Dr. Chris Janson and Dr. Paola Leone

Other Research-Dr. Gao

Canavan disease is a devastating degenerative disorder of the white matter caused by mutations in the aspartoacylase (ASPA) gene. Dr. Gao and his lab has a long history in Canavan disease research. In his PhD thesis work, Dr. Gao cloned, characterized the ASPA gene and genetic mutations associated with Canavan disease while at Dr. Matalon’s lab. This work laid the foundation for future therapeutic research, including gene therapy. Dr. Gao’s PhD mentor’s lab was also the first to develop a Canavan disease mouse model that, again, was a milestone in Canavan disease research. Later, during his post-doc and junior faculty years at Dr. Wilson’s Institute for Human Gene Therapy at UPenn, Dr. Gao discovered a plethora of second generation adeno-associated viruses (AAV) serotypes that are capable of crossing the blood-brain barrier (BBB) when given intravenously and thus revolutionized brain directed gene therapy and enabled scientists around the world to developed new strategies to treat genetic disorders of the brain; nowadays, AAVs are widely used in many clinical trials.

With these groundbreaking scientific contributions in mind, Dr. Gao’s lab started Canavan disease gene therapy in 2008 when he joined UMass as the founding director of the Gene Therapy Center and Vector Core.

Since then, Dr. Gao’s lab has extensively been developing AAV based gene therapy and pathomechanistic research for Canavan disease. The current 3rd generation gene therapy developed by a research team led by Dominic Gessler, a physician scientist fellow in Gao lab can completely normalize the CD knock-out mouse that dies around 28 days of age when untreated. Curiously, this 3rd generation gene therapy turns treated mice into “supermice”, outperforming healthy wild-type mice on motor function testing. In a second mouse model with a milder phenotype and almost normal survival but severe neurologic symptoms, the 3rd generation gene therapy is able to rescue even mice treated at much later adult age. Most importantly, many unpublished data suggest that the gene therapy becomes effective within weeks after treatment in mouse. So far, Gao lab has successfully treated hundreds of mice at different ages that demonstrate the efficacy of this gene therapy. Now, Dr. Gao’s lab working towards the clinical translation of this potent 3rd generation gene therapy that only requires a single intravenous injection to treat Canavan disease in mice.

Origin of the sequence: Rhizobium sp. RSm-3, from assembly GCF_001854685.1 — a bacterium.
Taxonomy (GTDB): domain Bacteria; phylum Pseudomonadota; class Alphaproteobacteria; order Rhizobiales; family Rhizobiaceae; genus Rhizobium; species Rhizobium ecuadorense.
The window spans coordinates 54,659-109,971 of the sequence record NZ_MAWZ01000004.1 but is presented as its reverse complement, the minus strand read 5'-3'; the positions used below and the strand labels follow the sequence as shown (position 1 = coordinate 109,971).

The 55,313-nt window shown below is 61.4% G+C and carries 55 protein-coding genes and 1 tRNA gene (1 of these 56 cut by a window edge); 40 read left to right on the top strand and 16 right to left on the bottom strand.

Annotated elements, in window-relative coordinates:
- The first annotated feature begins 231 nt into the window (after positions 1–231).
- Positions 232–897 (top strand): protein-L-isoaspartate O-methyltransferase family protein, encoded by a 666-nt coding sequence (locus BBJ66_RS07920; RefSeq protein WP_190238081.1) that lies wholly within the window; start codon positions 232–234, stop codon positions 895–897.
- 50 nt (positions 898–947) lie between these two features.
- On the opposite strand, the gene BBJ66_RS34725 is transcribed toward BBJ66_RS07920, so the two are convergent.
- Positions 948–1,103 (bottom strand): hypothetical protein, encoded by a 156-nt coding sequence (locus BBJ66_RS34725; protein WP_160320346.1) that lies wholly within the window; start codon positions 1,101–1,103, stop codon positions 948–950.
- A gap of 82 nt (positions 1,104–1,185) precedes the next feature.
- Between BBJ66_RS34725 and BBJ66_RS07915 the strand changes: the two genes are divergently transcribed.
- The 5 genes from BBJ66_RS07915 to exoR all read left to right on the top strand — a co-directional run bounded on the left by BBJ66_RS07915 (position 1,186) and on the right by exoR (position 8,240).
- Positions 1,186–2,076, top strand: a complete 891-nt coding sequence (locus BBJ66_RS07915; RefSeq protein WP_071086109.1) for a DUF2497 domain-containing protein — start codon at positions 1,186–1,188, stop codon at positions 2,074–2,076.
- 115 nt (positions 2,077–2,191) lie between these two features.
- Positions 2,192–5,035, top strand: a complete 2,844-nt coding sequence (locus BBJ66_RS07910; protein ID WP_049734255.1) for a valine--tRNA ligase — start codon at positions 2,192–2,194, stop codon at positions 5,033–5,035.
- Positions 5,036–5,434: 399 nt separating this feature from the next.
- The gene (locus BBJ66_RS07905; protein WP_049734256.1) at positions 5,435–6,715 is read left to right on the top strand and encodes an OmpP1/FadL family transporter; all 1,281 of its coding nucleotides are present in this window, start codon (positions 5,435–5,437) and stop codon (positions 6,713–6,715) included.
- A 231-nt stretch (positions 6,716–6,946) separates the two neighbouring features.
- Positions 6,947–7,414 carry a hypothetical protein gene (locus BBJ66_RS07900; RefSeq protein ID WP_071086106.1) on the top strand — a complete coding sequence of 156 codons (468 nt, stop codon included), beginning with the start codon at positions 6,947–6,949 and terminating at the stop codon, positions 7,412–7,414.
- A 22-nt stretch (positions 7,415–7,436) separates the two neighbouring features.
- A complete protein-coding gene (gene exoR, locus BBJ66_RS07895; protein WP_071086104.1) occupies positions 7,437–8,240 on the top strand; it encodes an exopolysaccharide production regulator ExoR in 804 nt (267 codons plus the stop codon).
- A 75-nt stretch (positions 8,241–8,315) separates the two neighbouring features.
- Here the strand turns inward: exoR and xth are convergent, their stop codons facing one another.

Dr. Paola Leone directs a collaborative research team that has pioneered gene therapy and drug research aimed at a cure for Canavan Disease.

We have been aggressively funding her team and lab for almost twenty years. 

 A combination of clinical and experimental expertise are essential to unlocking the secrets of Canavan disease. In addition to her core group  at  the  Cell  &  Gene  Therapy  Center  at  Rowan  University Medical School in New Jersey, key members of Dr. Leone's multidisciplinary team are located at the University of North Carolina, the University of Pennsylvania (Children's Hospital of Philadelphia), New York University and the University of Illinois. Under her direction, these neurologists and biomedical researchers are perfecting gene and drug-based therapy for Canavan and other brain diseases.